Your FAFSA will give your college the information it needs to determine your Expected Family Contribution. This amount will be subtracted from your cost of attendance to get the total amount you’re eligible for in subsidized loans. You can use the Fafsa4caster to see how much aid you would be eligible for.
Using Your Financial Aid Surplus
If you qualify for a federally-backed student loan, you can use your financial aid disbursement surplus to pay for your miscellaneous living expenses. In most cases, your disbursement will be forwarded directly to your school’s financial aid office, where the amount of your tuition will be taken out. Once this process is complete, you can ask your financial aid office for a refund of the surplus (whatever’s left over). You can then use that refund to pay whatever expenses you have. It isn’t uncommon for a school to withdraw too much from students’ financial aid disbursements, so keep a close eye out for discrepancies.
If you’re not eligible for a refund or a subsidized student loan, you can still use student loans to pay your living expenses. You may, however, need to take out an additional loan to do so. The downside of this method is that you won’t be able to take out another federal subsidized loan to pay for your living expenses. You, therefore, must take out a private loan, which isn’t backed by the federal government. Private loans typically have better interest rates but are less flexible on repayment terms.
Know Your Net Price
To find out how much you’ll have pay out of pocket with the financial aid you’re receiving, you’ll need to subtract your total financial aid from your cost of attendance, or “sticker price”. The resulting number is your “net price”.
Knowing your net price can help you decide whether you can afford a school or not, and whether you need to borrow more money to do so. It can also help you choose the right school.
For example: you school and your backup plan-and your dream school’s COA is likely greater than your backup plan’s COA. But because of the way financial aid is calculated and disbursed, your out-of-pocket expenses, or “net price” e for both schools.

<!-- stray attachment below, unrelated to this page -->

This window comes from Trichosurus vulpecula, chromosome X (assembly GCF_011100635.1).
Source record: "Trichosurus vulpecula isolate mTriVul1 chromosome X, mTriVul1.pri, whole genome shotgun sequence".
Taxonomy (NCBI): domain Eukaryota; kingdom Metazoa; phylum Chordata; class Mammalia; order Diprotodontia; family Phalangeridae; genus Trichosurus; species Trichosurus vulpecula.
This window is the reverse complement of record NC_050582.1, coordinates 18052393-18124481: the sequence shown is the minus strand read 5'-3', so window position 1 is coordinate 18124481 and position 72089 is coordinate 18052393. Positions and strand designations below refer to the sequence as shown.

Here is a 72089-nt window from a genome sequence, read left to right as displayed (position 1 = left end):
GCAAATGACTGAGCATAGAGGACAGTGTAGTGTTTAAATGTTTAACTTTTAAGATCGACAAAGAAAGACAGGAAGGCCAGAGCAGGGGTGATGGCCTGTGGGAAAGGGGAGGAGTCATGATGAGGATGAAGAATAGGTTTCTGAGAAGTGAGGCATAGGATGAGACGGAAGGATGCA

College Data offers a tool for calculating your net price so that you can plan ahead and make the smartest choice.
Student loans can help you make ends meet when you can’t afford living expenses at your college. However, you don’t want to bury yourself in debt just so that you can afford date nights and morning lattes. It’s therefore very important to create a realistic budget and borrow wisely. You might be better off finding an online job while in college than borrowing to pay your living expenses.
Student Loans for Expenses Outside of College
It’s also important to understand that student loans are not intended to be used at any time other than when you are attending school. While the accessibility of student loans may be tempting to continue using even if you’re no longer attending, these loans are exclusively meant to be used by college students who are actively attending classes.
Minimize Your Borrowing
Living on borrowed money can quickly lead to living beyond your means, which can, in turn, put you in debt for decades to come. If you find yourself in need of too much borrowed money to meet your living expenses, consider attending a less expensive college or finding ways to reduce your living expenses.
Using Student Loans Wisely
The decision to take on a student loan-or multiple student loans-isn’t one to take lightly. If you find yourself unable to pay tuition and living expenses with family contributions, scholarships, and other funds, a loan is likely your best option, but only if used wisely and sparingly. Student loans-even federal ones-can stick with you and accrue interest much longer than other types of debt, and they can’t South Carolina installment loans be shed as easily through bankruptcy. If you’re considering student loans for living expenses, make sure you borrow only what you need, you fully intend to graduate college, and you stick to a budget.
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